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Japanese Labor Law

2015-03-15

You might have an image of Japan as a highly productive society where millions white collar workers work long hours but in doing so achieve high productivity, thereby creating a stable income for their families and a high level of production at the office. If that's your image, you should change it to something more realistic. In the first place, Parkinson's law and Brooks's law say you're partly wrong.

It is a commonplace observation that work expands so as to fill the time available for its completion. Thus, an elderly lady of leisure can spend an entire day in writing and dispatching a postcard to her niece at Bognor Regis. An hour will be spent in finding the postcard, another in hunting for spectacles, half-an-hour in a search for the address, an hour and a quarter in composition, and twenty minutes in deciding whether or not to take an umbrella when going to the pillar-box in the next street. The total effort which would occupy a busy man for three minutes all told may in this fashion leave another person prostrate after a day of doubt, anxiety and toil.

— C. Northcote Parkinson, Parkinson's Law (1955).
Adding manpower to a late software project makes it later... Nine women can't make a baby in one month.

— Fred Brooks, The Mythical Man-Month (1975).

Teaching

Brooks was talking specifically about software projects, but Parkinson was speaking generally. Most of the time, we work eight hours a day. Three or four of those hours are spent teaching, two or three are spent preparing for lessons and grading, and perhaps one hour a day is spent in meetings. This varies from person to person and year to year. On top of our forty hours a week teaching, some teachers are assigned clubs to supervise. Clubs meet after school several times a week. Supposing a club meets five times a week and takes two hours, forty hours becomes fifty. Some teachers — not me — stay late in the evening after their clubs are finished to grade papers, write tests, and do other desk work. Students come to school six days a week, and teachers only work five days a week, but if there's an event happening on your normal day off, you have to work. Most of the time we don't actually get a replacement holiday. In theory, we should get one, but if you were to ask when that day is, the school would tell you that it's during winter vacation, spring vacation, or summer vacation. This sounds unreasonable at first glance, but we knew the working conditions going in, and during winter, spring, and summer vacation, we get a lot of time off, so maybe it's OK.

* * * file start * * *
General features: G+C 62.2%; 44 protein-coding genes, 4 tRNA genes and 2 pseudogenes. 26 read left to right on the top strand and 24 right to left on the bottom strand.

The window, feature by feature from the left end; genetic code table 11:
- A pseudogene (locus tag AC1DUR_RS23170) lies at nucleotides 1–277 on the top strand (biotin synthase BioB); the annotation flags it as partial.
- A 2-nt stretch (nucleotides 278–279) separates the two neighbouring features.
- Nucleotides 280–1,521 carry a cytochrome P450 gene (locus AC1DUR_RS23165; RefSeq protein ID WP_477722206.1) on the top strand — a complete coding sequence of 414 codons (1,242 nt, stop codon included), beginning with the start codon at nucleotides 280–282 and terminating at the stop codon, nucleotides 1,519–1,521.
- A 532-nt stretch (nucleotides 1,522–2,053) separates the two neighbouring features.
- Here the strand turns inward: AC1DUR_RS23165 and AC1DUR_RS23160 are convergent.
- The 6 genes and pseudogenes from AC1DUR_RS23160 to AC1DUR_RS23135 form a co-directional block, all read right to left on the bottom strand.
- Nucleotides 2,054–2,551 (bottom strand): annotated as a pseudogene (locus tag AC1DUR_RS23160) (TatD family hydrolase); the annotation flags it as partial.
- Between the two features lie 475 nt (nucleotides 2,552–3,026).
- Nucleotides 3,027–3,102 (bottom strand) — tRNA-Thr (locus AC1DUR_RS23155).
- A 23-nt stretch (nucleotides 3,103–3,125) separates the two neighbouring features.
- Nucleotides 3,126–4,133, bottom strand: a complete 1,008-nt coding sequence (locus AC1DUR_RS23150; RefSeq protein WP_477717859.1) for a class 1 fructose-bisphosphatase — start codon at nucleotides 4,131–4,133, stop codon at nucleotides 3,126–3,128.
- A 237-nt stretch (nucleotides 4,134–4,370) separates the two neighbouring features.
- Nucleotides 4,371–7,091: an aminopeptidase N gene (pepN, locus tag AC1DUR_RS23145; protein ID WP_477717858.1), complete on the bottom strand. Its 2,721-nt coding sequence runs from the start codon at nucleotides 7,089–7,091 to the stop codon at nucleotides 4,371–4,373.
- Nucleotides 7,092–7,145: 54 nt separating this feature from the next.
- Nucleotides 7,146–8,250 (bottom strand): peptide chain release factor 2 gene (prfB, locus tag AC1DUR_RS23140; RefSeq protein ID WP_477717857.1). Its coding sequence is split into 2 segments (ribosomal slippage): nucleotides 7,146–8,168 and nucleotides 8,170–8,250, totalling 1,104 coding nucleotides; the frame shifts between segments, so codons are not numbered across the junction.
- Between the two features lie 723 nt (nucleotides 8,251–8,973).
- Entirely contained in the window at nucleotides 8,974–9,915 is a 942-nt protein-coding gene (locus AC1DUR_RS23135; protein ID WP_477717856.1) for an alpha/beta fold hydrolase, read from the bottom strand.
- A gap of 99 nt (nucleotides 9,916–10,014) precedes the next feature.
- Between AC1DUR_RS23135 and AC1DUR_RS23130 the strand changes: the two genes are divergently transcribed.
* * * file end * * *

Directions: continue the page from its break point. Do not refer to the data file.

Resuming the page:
It's OK, but it's not productive. Some people work long hours, but when you do that you get tired. When you're tired it takes you longer to do everything. I could try working twelve hour days, but I'd still only get as much done as I currently do with eight hour days. On top of that, if I worked twelve hours a day I wouldn't get to do any hobbies in the evening. I wouldn't be able to go jogging or dance or bake cookies. I've spoken with my friends, and most of us feel the same way: If we have to work too much, we do everything slower. That forces us to either do less or to do lower quality work, both of which suck for everyone.

The kind of setup I describe is not specific to my school. Many other private and public schools in Japan operate in a similar fashion. Public schools are on average a little better because they are more heavily regulated and because teachers routinely transfer between schools, which prevents administrators from making underhanded policies or unwritten rules.

I mention all of this because motivation is important. When I talk or write about Japanese labor law, I'm doing so not out of laziness but rather because I want to do a good job. Labor law is directly designed to protect workers, but indirectly it's there to make everyone's lives better. When workers work reasonable hours, they are happier and do better work, and this benefits society at large.

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Foreign Workers Handbook

The Labor Consultation Center is a branch of the Bureau of Industrial and Labor Affairs department in the Tokyo Metropolitan Government. The center provides consultation for all employees in Tokyo who have legal and contractual questions relating to labor situations and laws. The center has produced a great document, the Foreign Workers Handbook that summarizes important parts of labor law in both English and Japanese with the worker in mind. It's written so that regular workers can read it and see how the law is supposed to support them. Although the center only provides consultation for people who work in Tokyo, the document itself is about national labor law and is a useful reference for anyone working anywhere in Japan.